Roslyn S. Jaffe with "everyday heros" Lara Mendel, Shira Greenberg, Vanessa Garrison and T. Morgan Dixon.

“This isn’t about me,” said Roslyn S. Jaffe, cofounder of the Dressbarn chain. “It’s about everyone here and the winners.”

On Thursday afternoon at Cipriani 42nd Street, “Mrs. J” as she’s affectionately known, hosted the third annual Roslyn S. Jaffe Awards, a grant program honoring, as she says, “everyday heroes” who make the world a better place for women and children in the areas of health, education, social reform and self-esteem. “I’m just lucky enough to have this event using my name,” said Jaffe. She coined the theme for the event which is “When life gives you lemons, make lemonade.”

This time around, Jaffe received 2,600 applications for the grants that had to be boiled to down to one grand-prize winner and two runner-up winners. Jaffe presented the founders of GirlTrek, an organization that mobilizes African-American women around the country to take daily walks to improve their health, with the $100,000 grand prize. It was accepted by GirlTrek founders Vanessa Garrison and T. Morgan Dixon, who became friends when they met in college.

“Our goal by 2018 is to mobilize one million African-American women and girls,” said Garrison. Currently, about 75,000 are participating in the program. According to the GirlTrek leaders, two-thirds of African-American women engage in little or no leisure time physical activity and 80 percent are over a healthy body weight.

Keshet, a dance program in Albuquerque, N.M., for handicapped, paroled or incarcerated youth, received a $25,000 grant. “We try to give a voice, an important creative voice, to children with disabilities and children drowning in the prison system,” said Shira Greenberg, founder and artistic director of Keshet.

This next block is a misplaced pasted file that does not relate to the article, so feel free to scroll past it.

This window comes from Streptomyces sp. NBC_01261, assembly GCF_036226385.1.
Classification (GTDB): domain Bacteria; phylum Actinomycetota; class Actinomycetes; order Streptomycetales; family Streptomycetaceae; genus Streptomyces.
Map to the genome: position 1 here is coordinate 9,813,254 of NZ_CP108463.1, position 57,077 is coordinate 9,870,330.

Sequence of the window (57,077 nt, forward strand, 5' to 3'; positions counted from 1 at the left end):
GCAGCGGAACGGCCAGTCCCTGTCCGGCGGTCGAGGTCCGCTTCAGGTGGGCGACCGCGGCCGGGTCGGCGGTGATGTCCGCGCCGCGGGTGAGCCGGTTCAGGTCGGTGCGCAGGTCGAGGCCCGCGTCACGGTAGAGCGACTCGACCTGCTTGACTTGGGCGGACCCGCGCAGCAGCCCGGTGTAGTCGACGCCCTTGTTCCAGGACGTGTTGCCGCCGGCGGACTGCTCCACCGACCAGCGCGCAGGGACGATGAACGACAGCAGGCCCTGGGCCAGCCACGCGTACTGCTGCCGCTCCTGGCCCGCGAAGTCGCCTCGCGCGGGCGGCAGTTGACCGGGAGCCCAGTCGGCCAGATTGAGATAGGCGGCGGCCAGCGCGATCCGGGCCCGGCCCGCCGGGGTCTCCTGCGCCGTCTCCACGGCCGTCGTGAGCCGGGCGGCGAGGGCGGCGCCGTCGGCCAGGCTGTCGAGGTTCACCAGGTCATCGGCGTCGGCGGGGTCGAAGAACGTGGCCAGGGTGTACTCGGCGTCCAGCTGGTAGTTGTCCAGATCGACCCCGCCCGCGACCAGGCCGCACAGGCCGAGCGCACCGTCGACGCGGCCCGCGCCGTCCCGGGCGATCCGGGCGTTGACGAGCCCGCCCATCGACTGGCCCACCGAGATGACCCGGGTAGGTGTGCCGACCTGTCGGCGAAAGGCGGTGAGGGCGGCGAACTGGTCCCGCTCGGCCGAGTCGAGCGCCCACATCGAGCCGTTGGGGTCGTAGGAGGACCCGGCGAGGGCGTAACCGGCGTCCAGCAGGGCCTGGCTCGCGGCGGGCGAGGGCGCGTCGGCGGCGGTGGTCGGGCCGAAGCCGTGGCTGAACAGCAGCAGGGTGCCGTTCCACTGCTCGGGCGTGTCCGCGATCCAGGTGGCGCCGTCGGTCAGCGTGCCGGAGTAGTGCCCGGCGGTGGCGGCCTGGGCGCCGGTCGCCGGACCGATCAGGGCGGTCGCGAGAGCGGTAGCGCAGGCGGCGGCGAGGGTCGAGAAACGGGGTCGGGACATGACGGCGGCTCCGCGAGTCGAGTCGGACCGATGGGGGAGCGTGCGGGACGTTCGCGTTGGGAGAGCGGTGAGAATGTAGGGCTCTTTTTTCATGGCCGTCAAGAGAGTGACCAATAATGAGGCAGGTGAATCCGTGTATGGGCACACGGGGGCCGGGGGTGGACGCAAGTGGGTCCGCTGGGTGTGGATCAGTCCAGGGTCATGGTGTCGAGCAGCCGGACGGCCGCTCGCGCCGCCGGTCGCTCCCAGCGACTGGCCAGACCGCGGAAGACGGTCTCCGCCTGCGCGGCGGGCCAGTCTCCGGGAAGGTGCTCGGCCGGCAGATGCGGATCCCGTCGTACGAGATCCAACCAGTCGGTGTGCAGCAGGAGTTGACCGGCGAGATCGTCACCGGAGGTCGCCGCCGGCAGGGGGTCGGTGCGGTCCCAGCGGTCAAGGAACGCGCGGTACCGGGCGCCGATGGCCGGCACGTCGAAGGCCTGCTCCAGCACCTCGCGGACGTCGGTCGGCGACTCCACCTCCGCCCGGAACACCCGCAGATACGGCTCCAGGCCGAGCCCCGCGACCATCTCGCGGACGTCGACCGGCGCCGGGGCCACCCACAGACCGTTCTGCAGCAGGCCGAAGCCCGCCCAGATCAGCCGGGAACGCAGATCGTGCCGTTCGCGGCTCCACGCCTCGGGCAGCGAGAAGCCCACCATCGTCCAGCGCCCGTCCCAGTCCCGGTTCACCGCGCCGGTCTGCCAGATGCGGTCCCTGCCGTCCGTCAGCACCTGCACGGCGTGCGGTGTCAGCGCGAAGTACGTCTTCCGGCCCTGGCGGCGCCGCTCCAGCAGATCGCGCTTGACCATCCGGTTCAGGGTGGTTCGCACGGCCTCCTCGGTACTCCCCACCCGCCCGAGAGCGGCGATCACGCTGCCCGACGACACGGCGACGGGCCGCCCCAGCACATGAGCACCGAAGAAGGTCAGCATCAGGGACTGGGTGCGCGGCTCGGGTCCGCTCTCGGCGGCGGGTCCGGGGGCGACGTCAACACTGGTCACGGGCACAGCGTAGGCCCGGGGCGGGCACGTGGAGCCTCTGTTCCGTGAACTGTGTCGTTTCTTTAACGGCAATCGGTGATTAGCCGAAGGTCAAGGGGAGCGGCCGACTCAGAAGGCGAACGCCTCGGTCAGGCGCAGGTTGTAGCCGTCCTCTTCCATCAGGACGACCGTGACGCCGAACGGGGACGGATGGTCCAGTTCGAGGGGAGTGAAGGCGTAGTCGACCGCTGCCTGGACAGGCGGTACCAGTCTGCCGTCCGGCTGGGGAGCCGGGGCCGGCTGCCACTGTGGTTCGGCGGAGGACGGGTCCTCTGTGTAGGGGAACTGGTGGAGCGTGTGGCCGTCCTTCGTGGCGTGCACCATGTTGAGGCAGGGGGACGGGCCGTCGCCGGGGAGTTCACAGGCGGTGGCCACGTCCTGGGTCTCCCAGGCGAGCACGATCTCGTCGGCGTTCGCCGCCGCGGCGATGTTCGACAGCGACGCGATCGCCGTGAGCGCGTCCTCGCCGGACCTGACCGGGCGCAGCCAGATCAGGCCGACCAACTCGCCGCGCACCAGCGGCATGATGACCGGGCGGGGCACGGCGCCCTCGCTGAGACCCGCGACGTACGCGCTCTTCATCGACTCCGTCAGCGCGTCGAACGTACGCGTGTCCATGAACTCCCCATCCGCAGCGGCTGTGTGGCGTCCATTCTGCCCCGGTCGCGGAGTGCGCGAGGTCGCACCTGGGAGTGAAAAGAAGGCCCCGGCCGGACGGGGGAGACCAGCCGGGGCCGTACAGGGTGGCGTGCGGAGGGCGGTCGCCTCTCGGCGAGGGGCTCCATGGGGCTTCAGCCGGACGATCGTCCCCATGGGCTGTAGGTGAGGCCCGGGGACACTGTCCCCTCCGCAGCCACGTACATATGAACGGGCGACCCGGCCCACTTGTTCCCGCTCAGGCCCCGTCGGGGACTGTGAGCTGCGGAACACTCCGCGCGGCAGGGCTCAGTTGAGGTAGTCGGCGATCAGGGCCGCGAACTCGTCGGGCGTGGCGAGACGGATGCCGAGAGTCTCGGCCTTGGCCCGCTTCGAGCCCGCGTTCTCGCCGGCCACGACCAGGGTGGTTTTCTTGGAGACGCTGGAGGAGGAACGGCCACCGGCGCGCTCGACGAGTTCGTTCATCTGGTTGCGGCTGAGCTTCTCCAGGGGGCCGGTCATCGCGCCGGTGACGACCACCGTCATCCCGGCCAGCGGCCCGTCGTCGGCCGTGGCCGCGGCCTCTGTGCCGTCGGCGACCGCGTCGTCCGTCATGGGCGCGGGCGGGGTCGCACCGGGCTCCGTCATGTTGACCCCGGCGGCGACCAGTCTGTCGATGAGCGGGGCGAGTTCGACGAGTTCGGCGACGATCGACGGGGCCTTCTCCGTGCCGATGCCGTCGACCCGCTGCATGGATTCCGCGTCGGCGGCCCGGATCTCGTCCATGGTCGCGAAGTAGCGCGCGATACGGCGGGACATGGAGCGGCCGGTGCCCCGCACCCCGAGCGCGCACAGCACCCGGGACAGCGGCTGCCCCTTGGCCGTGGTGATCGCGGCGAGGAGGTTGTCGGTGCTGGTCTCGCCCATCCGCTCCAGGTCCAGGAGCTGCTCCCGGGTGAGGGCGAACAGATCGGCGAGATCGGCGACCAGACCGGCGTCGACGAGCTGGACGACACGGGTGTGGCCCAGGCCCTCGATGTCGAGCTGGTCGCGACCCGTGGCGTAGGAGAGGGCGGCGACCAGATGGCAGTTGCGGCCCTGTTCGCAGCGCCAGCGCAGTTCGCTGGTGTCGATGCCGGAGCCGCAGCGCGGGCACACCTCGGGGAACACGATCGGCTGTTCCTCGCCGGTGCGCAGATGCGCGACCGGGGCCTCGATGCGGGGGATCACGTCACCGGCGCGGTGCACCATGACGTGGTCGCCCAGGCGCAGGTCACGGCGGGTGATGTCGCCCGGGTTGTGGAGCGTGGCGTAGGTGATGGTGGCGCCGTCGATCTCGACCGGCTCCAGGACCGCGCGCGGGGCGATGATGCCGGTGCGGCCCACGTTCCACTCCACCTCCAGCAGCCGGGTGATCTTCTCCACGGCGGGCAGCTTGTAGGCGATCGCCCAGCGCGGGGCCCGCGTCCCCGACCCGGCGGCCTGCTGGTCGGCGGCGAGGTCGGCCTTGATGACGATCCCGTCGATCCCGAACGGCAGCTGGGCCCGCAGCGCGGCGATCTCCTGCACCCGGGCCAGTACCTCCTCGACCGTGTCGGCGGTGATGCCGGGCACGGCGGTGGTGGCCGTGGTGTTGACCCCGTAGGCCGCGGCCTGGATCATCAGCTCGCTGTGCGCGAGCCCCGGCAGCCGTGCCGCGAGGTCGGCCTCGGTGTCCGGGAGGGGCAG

Also receiving a $25,000 grant was the Mosaic Project, a five-day program uniting fourth and fifth graders from diverse backgrounds. Executive director Lara Mendel said the project provides “an education in diversity and conflict resolution with a message of inclusion.” The idea, she said, is to “demonstrate that peace is possible.”

Among those in the audience were designers Carmen Marc Valvo, Isabel and Ruben Toledo; Roslyn Jaffe’s husband Elliot, the other cofounder of Dressbarn, and his son, David Jaffe, chief executive officer of Dressbarn’s parent company, Ascena. Recently, Elliot Jaffe announced that he would be retiring as non-executive chairman of the board of directors.

“Without Roslyn, I don’t think I would be here today,” said Elliot Jaffe.